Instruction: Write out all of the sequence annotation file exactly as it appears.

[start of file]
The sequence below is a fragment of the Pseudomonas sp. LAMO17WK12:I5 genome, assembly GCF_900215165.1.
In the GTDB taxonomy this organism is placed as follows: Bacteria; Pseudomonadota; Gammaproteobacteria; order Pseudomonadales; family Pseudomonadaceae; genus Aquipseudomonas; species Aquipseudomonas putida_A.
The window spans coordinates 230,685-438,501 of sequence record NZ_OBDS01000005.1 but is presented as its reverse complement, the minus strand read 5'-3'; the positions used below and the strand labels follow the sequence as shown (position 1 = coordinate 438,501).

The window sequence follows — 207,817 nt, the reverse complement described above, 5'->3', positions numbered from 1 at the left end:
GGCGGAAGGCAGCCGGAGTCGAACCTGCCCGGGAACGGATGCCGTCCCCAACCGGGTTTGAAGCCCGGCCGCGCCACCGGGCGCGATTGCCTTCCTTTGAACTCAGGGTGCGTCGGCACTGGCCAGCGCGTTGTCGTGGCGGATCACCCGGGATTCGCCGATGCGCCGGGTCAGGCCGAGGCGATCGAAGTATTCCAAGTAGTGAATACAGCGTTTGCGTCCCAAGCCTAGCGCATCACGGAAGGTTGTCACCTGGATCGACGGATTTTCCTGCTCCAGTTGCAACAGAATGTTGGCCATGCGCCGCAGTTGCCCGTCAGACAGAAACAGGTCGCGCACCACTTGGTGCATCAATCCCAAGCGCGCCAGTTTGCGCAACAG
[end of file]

The sequence below is a fragment of the Pseudomonas sp. LAMO17WK12:I5 genome, assembly GCF_900215165.1.
In the GTDB taxonomy this organism is placed as follows: Bacteria; Pseudomonadota; Gammaproteobacteria; order Pseudomonadales; family Pseudomonadaceae; genus Aquipseudomonas; species Aquipseudomonas putida_A.
The window spans coordinates 230,685-438,501 of sequence record NZ_OBDS01000005.1 but is presented as its reverse complement, the minus strand read 5'-3'; the positions used below and the strand labels follow the sequence as shown (position 1 = coordinate 438,501).

The window sequence follows — 207,817 nt, the reverse complement described above, 5'->3', positions numbered from 1 at the left end:
GGCGGAAGGCAGCCGGAGTCGAACCTGCCCGGGAACGGATGCCGTCCCCAACCGGGTTTGAAGCCCGGCCGCGCCACCGGGCGCGATTGCCTTCCTTTGAACTCAGGGTGCGTCGGCACTGGCCAGCGCGTTGTCGTGGCGGATCACCCGGGATTCGCCGATGCGCCGGGTCAGGCCGAGGCGATCGAAGTATTCCAAGTAGTGAATACAGCGTTTGCGTCCCAAGCCTAGCGCATCACGGAAGGTTGTCACCTGGATCGACGGATTTTCCTGCTCCAGTTGCAACAGAATGTTGGCCATGCGCCGCAGTTGCCCGTCAGACAGAAACAGGTCGCGCACCACTTGGTGCATCAATCCCAAGCGCGCCAGTTTGCGCAACAG